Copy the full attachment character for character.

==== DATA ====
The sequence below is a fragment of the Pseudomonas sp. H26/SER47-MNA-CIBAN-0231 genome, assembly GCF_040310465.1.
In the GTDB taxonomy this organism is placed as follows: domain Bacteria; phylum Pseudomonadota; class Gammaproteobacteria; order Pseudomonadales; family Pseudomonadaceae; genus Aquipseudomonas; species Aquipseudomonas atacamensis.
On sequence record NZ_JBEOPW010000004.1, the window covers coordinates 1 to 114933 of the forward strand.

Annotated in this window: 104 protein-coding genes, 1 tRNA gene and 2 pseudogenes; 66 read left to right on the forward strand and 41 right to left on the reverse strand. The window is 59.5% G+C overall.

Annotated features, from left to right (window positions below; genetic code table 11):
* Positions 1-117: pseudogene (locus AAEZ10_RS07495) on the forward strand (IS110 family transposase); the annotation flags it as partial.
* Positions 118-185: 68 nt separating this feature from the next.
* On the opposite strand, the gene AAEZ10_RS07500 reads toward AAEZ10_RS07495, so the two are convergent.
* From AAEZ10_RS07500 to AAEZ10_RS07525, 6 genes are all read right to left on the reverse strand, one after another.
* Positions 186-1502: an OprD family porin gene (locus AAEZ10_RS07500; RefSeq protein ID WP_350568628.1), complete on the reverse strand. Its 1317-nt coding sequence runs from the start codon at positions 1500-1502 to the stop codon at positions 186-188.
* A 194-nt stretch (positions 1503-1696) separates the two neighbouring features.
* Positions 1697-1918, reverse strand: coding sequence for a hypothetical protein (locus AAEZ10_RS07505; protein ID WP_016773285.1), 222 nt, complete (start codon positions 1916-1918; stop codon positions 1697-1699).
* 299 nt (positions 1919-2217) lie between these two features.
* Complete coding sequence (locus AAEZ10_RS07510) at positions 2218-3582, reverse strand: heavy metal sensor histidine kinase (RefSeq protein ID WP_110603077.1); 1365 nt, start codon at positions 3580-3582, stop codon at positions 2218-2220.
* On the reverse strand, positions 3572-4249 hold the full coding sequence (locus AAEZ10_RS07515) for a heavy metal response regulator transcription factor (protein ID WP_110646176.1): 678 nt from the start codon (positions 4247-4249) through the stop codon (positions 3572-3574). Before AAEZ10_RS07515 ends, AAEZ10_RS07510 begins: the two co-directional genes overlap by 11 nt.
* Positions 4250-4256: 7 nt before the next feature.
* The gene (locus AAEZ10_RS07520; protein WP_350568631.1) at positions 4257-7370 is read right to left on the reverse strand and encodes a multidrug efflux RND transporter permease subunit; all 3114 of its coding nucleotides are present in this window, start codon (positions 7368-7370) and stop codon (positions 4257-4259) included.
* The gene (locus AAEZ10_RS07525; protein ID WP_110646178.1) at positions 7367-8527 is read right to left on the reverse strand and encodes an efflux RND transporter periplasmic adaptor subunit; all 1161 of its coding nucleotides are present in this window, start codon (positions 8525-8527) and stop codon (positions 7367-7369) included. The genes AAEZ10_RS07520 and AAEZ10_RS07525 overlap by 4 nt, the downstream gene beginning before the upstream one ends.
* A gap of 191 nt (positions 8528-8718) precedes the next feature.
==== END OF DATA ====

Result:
The sequence below is a fragment of the Pseudomonas sp. H26/SER47-MNA-CIBAN-0231 genome, assembly GCF_040310465.1.
In the GTDB taxonomy this organism is placed as follows: domain Bacteria; phylum Pseudomonadota; class Gammaproteobacteria; order Pseudomonadales; family Pseudomonadaceae; genus Aquipseudomonas; species Aquipseudomonas atacamensis.
On sequence record NZ_JBEOPW010000004.1, the window covers coordinates 1 to 114933 of the forward strand.

Annotated in this window: 104 protein-coding genes, 1 tRNA gene and 2 pseudogenes; 66 read left to right on the forward strand and 41 right to left on the reverse strand. The window is 59.5% G+C overall.

Annotated features, from left to right (window positions below; genetic code table 11):
* Positions 1-117: pseudogene (locus AAEZ10_RS07495) on the forward strand (IS110 family transposase); the annotation flags it as partial.
* Positions 118-185: 68 nt separating this feature from the next.
* On the opposite strand, the gene AAEZ10_RS07500 reads toward AAEZ10_RS07495, so the two are convergent.
* From AAEZ10_RS07500 to AAEZ10_RS07525, 6 genes are all read right to left on the reverse strand, one after another.
* Positions 186-1502: an OprD family porin gene (locus AAEZ10_RS07500; RefSeq protein ID WP_350568628.1), complete on the reverse strand. Its 1317-nt coding sequence runs from the start codon at positions 1500-1502 to the stop codon at positions 186-188.
* A 194-nt stretch (positions 1503-1696) separates the two neighbouring features.
* Positions 1697-1918, reverse strand: coding sequence for a hypothetical protein (locus AAEZ10_RS07505; protein ID WP_016773285.1), 222 nt, complete (start codon positions 1916-1918; stop codon positions 1697-1699).
* 299 nt (positions 1919-2217) lie between these two features.
* Complete coding sequence (locus AAEZ10_RS07510) at positions 2218-3582, reverse strand: heavy metal sensor histidine kinase (RefSeq protein ID WP_110603077.1); 1365 nt, start codon at positions 3580-3582, stop codon at positions 2218-2220.
* On the reverse strand, positions 3572-4249 hold the full coding sequence (locus AAEZ10_RS07515) for a heavy metal response regulator transcription factor (protein ID WP_110646176.1): 678 nt from the start codon (positions 4247-4249) through the stop codon (positions 3572-3574). Before AAEZ10_RS07515 ends, AAEZ10_RS07510 begins: the two co-directional genes overlap by 11 nt.
* Positions 4250-4256: 7 nt before the next feature.
* The gene (locus AAEZ10_RS07520; protein WP_350568631.1) at positions 4257-7370 is read right to left on the reverse strand and encodes a multidrug efflux RND transporter permease subunit; all 3114 of its coding nucleotides are present in this window, start codon (positions 7368-7370) and stop codon (positions 4257-4259) included.
* The gene (locus AAEZ10_RS07525; protein ID WP_110646178.1) at positions 7367-8527 is read right to left on the reverse strand and encodes an efflux RND transporter periplasmic adaptor subunit; all 1161 of its coding nucleotides are present in this window, start codon (positions 8525-8527) and stop codon (positions 7367-7369) included. The genes AAEZ10_RS07520 and AAEZ10_RS07525 overlap by 4 nt, the downstream gene beginning before the upstream one ends.
* A gap of 191 nt (positions 8528-8718) precedes the next feature.